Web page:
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Where does James Joyce use stream of consciousness in the "Dubliners" stories?
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While it some years since I have read Dubliners in full, I don't recall any passages that could be regarded as stream of consciousness narration. For the most part the stories are told in a fairly conventional, linear narrative style. At some points we are taken more inside a character's head than usual - the boy's ultimate despair and self-criticism in Araby, or Gabriel's self-revelation in The Dead, for example - but even here I would regard the narration as conventional rather than stream of consciousness.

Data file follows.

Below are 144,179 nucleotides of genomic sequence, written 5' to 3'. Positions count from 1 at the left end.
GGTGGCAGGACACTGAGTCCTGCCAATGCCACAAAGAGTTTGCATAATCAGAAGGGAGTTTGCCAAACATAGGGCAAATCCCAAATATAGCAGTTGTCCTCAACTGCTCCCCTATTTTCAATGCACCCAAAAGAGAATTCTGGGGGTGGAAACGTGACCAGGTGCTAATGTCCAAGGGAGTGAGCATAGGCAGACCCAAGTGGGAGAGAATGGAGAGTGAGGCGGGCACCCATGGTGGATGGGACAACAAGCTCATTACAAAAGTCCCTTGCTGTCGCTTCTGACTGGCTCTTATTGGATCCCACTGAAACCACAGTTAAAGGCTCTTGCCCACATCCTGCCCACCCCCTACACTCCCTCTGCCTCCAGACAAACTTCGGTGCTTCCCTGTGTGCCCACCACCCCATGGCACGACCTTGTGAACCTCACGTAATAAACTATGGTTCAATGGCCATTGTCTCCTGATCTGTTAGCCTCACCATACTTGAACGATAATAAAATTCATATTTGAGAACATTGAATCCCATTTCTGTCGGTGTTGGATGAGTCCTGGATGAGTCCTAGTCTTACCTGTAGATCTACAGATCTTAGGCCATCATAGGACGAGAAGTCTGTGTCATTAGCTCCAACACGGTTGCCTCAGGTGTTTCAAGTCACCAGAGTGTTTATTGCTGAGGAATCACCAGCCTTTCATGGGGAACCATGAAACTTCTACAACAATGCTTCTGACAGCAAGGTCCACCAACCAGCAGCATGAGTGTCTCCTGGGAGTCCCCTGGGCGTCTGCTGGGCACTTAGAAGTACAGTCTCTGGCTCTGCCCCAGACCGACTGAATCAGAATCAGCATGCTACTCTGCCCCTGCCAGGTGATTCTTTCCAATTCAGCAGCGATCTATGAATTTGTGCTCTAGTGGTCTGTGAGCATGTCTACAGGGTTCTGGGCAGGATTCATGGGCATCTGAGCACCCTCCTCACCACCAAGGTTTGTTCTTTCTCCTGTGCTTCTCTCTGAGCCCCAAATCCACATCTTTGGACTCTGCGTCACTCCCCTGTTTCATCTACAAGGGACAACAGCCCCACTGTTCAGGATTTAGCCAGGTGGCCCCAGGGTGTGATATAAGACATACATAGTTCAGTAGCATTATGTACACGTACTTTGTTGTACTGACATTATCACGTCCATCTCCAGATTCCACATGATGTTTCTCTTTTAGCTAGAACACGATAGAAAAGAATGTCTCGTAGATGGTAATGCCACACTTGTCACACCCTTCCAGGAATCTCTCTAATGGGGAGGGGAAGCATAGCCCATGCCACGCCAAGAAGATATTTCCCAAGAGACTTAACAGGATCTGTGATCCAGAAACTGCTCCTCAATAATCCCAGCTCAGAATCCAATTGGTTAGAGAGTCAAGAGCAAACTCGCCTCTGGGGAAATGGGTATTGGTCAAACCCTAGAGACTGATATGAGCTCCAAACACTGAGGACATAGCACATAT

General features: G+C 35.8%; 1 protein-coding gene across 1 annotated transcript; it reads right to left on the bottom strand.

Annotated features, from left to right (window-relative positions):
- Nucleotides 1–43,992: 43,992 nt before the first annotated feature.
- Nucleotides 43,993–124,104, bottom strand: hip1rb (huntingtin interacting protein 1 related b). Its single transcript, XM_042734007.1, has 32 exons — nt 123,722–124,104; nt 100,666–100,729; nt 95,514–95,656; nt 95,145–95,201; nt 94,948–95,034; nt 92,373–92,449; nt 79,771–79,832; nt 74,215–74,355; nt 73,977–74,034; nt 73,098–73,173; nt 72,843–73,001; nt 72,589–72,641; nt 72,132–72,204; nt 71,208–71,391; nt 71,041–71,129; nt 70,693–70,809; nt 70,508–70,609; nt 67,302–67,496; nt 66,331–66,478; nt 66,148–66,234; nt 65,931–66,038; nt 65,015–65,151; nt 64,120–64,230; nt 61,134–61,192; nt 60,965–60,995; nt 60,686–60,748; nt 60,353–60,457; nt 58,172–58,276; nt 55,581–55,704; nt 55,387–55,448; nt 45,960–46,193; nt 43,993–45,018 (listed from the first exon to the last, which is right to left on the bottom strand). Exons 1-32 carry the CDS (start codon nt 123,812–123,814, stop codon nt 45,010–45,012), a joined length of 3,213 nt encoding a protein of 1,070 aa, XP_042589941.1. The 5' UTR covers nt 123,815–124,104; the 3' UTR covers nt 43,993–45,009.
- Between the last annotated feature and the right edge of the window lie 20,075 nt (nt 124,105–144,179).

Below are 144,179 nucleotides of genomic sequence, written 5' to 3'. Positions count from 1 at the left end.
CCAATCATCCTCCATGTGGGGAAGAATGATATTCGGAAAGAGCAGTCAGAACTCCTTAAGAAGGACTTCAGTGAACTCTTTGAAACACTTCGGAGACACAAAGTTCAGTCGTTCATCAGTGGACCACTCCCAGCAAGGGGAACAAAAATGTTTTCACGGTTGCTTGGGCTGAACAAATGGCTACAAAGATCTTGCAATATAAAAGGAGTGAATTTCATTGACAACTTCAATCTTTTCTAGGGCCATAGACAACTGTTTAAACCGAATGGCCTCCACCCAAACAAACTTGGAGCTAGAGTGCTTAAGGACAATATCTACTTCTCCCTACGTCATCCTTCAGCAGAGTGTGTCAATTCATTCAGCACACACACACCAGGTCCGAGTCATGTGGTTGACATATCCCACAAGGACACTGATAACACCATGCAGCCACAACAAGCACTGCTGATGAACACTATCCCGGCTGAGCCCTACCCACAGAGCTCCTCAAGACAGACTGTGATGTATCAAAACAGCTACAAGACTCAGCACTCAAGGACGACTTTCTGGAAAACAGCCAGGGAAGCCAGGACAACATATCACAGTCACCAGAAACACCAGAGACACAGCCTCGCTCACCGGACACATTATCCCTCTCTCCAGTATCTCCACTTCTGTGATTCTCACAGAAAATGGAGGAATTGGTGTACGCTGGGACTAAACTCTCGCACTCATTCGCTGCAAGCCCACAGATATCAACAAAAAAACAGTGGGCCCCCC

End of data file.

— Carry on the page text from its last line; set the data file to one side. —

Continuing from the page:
Posted by anzio45 on November 11, 2008 at 11:15 PM (Answer #1)
Actually, I think, there is no manifestation of the complete technique in Dubliners but we can have a preview of his later novels.
So, in Araby, we see the world from the point of view (or within the mind) of the boy. Instead of looking at the story from a camera above, we see the world from the boy's eyes. And, also, we have to guess what's left out of the narration; we don't have the full picture but parts of it, as long as, that is, they are perceived by the boy himself.
Posted by chrisunderciz on July 10, 2011 at 7:19 AM (Answer #2)
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